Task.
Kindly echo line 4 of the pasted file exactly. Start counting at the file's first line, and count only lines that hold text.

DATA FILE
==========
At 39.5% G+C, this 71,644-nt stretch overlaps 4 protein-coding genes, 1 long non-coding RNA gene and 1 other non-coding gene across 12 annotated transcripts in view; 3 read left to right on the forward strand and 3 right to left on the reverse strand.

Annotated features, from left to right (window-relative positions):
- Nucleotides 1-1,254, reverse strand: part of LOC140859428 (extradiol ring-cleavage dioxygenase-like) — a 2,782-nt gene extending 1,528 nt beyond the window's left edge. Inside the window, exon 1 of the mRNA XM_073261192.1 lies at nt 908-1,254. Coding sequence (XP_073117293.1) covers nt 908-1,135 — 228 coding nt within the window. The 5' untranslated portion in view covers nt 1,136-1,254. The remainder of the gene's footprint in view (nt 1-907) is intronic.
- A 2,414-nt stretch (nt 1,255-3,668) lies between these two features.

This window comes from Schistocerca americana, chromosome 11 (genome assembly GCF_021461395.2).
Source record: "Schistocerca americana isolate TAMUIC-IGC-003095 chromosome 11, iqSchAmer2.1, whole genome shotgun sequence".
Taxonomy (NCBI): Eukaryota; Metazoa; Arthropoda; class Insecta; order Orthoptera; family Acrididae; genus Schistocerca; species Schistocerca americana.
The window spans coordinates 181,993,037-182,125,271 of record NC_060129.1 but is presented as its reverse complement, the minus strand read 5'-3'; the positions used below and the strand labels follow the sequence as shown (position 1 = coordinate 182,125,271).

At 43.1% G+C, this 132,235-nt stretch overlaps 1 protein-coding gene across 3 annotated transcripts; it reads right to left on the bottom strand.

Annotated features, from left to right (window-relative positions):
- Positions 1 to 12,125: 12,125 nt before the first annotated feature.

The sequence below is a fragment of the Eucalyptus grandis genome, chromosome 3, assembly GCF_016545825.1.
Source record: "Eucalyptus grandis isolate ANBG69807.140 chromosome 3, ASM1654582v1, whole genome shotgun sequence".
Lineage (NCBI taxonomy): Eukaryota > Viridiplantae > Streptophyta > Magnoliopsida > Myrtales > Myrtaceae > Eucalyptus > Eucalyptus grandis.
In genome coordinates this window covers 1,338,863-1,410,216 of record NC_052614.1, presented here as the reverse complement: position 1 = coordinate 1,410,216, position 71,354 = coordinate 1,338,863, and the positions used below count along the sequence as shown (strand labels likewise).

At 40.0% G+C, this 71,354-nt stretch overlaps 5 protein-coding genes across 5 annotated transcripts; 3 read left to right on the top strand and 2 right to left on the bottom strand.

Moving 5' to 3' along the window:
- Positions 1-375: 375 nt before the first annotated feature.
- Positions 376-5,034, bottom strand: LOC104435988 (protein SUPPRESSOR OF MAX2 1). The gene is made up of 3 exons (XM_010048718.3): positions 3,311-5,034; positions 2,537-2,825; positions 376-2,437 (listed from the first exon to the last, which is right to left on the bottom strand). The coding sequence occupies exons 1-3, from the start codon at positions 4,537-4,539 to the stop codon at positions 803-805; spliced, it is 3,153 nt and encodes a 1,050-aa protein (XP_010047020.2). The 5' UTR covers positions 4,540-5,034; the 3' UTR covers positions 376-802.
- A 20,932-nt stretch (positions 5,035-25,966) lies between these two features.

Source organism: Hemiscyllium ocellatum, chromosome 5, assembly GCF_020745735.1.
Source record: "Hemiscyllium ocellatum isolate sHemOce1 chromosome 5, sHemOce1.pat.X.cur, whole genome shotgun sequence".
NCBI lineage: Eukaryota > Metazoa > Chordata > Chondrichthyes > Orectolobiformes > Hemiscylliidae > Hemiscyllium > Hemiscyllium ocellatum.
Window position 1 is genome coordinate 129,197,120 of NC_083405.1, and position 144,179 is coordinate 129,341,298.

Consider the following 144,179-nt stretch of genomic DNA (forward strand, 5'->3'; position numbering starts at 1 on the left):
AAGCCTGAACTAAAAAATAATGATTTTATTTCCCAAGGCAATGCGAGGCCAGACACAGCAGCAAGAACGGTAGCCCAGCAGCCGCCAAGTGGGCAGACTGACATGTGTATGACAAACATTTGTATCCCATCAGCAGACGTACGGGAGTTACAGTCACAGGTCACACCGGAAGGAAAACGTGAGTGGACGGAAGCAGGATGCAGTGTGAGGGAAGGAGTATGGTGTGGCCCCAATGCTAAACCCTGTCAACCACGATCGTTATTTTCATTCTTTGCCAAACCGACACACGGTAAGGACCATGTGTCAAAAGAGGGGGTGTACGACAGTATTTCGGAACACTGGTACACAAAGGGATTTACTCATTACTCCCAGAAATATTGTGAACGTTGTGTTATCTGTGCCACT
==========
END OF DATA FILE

- A 2,414-nt stretch (nt 1,255-3,668) lies between these two features.